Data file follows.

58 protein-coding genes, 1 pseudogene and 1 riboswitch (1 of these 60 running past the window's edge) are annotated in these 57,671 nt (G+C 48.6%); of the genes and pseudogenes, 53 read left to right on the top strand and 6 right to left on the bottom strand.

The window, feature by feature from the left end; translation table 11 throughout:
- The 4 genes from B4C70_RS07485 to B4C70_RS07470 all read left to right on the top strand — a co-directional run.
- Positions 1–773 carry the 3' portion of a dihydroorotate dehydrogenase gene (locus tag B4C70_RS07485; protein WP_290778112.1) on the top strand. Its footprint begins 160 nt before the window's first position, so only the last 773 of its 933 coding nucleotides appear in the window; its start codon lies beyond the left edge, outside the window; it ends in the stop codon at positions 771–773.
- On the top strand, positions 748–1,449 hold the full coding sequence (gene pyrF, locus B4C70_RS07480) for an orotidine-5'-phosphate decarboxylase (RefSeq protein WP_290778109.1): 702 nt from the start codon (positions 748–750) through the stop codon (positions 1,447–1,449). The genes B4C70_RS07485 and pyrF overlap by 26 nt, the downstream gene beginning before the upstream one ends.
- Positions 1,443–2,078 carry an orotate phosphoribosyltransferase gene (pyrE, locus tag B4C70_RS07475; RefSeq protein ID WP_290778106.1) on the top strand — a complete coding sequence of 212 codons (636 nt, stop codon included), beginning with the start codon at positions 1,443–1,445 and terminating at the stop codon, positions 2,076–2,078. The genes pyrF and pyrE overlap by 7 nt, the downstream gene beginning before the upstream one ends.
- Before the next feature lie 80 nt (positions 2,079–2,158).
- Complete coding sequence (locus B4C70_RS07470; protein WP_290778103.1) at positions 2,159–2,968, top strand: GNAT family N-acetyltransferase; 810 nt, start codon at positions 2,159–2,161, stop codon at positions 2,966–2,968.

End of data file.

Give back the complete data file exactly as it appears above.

58 protein-coding genes, 1 pseudogene and 1 riboswitch (1 of these 60 running past the window's edge) are annotated in these 57,671 nt (G+C 48.6%); of the genes and pseudogenes, 53 read left to right on the top strand and 6 right to left on the bottom strand.

The window, feature by feature from the left end; translation table 11 throughout:
- The 4 genes from B4C70_RS07485 to B4C70_RS07470 all read left to right on the top strand — a co-directional run.
- Positions 1–773 carry the 3' portion of a dihydroorotate dehydrogenase gene (locus tag B4C70_RS07485; protein WP_290778112.1) on the top strand. Its footprint begins 160 nt before the window's first position, so only the last 773 of its 933 coding nucleotides appear in the window; its start codon lies beyond the left edge, outside the window; it ends in the stop codon at positions 771–773.
- On the top strand, positions 748–1,449 hold the full coding sequence (gene pyrF, locus B4C70_RS07480) for an orotidine-5'-phosphate decarboxylase (RefSeq protein WP_290778109.1): 702 nt from the start codon (positions 748–750) through the stop codon (positions 1,447–1,449). The genes B4C70_RS07485 and pyrF overlap by 26 nt, the downstream gene beginning before the upstream one ends.
- Positions 1,443–2,078 carry an orotate phosphoribosyltransferase gene (pyrE, locus tag B4C70_RS07475; RefSeq protein ID WP_290778106.1) on the top strand — a complete coding sequence of 212 codons (636 nt, stop codon included), beginning with the start codon at positions 1,443–1,445 and terminating at the stop codon, positions 2,076–2,078. The genes pyrF and pyrE overlap by 7 nt, the downstream gene beginning before the upstream one ends.
- Before the next feature lie 80 nt (positions 2,079–2,158).
- Complete coding sequence (locus B4C70_RS07470; protein WP_290778103.1) at positions 2,159–2,968, top strand: GNAT family N-acetyltransferase; 810 nt, start codon at positions 2,159–2,161, stop codon at positions 2,966–2,968.